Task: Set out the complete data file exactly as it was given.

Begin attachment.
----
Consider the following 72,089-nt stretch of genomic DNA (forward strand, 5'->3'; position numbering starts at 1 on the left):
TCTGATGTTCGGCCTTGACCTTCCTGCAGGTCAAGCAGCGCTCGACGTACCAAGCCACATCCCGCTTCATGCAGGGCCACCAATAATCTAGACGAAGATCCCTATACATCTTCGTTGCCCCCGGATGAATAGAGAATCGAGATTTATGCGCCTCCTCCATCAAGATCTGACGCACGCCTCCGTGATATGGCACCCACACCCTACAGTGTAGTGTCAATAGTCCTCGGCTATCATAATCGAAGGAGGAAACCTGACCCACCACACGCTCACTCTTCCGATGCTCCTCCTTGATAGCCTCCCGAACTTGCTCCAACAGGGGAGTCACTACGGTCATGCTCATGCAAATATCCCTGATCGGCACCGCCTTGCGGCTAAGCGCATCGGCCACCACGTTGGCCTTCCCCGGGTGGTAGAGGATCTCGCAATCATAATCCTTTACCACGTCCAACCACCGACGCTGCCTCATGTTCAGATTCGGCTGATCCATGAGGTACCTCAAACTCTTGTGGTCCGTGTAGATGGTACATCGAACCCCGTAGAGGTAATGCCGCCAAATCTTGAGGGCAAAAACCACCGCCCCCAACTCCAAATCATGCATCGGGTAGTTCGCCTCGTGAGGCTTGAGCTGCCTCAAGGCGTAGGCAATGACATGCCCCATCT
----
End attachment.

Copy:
Consider the following 72,089-nt stretch of genomic DNA (forward strand, 5'->3'; position numbering starts at 1 on the left):
TCTGATGTTCGGCCTTGACCTTCCTGCAGGTCAAGCAGCGCTCGACGTACCAAGCCACATCCCGCTTCATGCAGGGCCACCAATAATCTAGACGAAGATCCCTATACATCTTCGTTGCCCCCGGATGAATAGAGAATCGAGATTTATGCGCCTCCTCCATCAAGATCTGACGCACGCCTCCGTGATATGGCACCCACACCCTACAGTGTAGTGTCAATAGTCCTCGGCTATCATAATCGAAGGAGGAAACCTGACCCACCACACGCTCACTCTTCCGATGCTCCTCCTTGATAGCCTCCCGAACTTGCTCCAACAGGGGAGTCACTACGGTCATGCTCATGCAAATATCCCTGATCGGCACCGCCTTGCGGCTAAGCGCATCGGCCACCACGTTGGCCTTCCCCGGGTGGTAGAGGATCTCGCAATCATAATCCTTTACCACGTCCAACCACCGACGCTGCCTCATGTTCAGATTCGGCTGATCCATGAGGTACCTCAAACTCTTGTGGTCCGTGTAGATGGTACATCGAACCCCGTAGAGGTAATGCCGCCAAATCTTGAGGGCAAAAACCACCGCCCCCAACTCCAAATCATGCATCGGGTAGTTCGCCTCGTGAGGCTTGAGCTGCCTCAAGGCGTAGGCAATGACATGCCCCATCT